Cognitive infiltration?

Should the Federal government be infiltrating and disrupting groups they deem to hold conspiracy theories or who may hold what they deem as non-mainstream views? Not that they pose any physical threat mind you. It seems like implementing such a policy would essentially validate any conspiracy theorists paranoia.

In a 2008 academic paper, President Barack Obama's appointee to head the Office of Information and Regulatory Affairs advocated "cognitive infiltration" of groups that advocate "conspiracy theories" like the ones surrounding 9/11.

Sunstein argued that "government might undertake (legal) tactics for breaking up the tight cognitive clusters of extremist theories." He suggested that "government agents (and their allies) might enter chat rooms, online social networks, or even real-space groups and attempt to undermine percolating conspiracy theories by raising doubts about their factual premises, causal logic or implications for political action."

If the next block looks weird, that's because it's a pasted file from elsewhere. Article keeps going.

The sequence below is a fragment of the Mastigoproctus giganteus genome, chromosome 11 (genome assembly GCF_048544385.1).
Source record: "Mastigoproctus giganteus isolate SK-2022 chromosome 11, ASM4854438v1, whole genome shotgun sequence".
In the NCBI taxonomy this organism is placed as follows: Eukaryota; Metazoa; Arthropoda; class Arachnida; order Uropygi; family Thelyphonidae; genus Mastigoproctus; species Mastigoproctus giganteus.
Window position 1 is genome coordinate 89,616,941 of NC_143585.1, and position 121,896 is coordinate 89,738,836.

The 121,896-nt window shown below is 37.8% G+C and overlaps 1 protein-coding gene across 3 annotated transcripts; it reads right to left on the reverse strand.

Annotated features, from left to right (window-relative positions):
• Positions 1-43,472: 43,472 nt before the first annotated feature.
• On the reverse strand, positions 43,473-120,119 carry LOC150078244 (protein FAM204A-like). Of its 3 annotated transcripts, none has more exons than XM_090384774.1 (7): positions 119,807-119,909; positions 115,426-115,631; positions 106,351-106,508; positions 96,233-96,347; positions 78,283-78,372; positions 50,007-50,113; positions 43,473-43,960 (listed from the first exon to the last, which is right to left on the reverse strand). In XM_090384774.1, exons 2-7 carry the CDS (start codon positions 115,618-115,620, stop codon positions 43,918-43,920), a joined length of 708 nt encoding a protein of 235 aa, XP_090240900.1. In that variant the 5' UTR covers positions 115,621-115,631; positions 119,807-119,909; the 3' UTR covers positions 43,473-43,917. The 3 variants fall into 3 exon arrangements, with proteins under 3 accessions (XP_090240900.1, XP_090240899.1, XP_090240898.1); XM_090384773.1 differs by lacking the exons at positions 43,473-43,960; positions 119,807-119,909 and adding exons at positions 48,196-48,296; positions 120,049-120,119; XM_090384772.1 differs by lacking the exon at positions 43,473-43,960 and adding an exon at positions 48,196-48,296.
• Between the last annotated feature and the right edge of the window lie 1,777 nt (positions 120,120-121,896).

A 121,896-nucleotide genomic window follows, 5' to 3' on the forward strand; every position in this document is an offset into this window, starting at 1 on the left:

Is this our future under Obama and one-party rule? Government infiltrators meant to discredit and shape public opinion? I'm absolutely positive from the comments already made public by democrats that Tea Party protestors would be prime targets as well.

He says that the reason this must be done is that these 'conspiracy theorists' are uninformed. So the government must send in infiltrators to undermine their arguments and create confusion, distrust, and fear. Hmm.

That alone is enough, but this Obama official also suggests some insane speech chilling policies.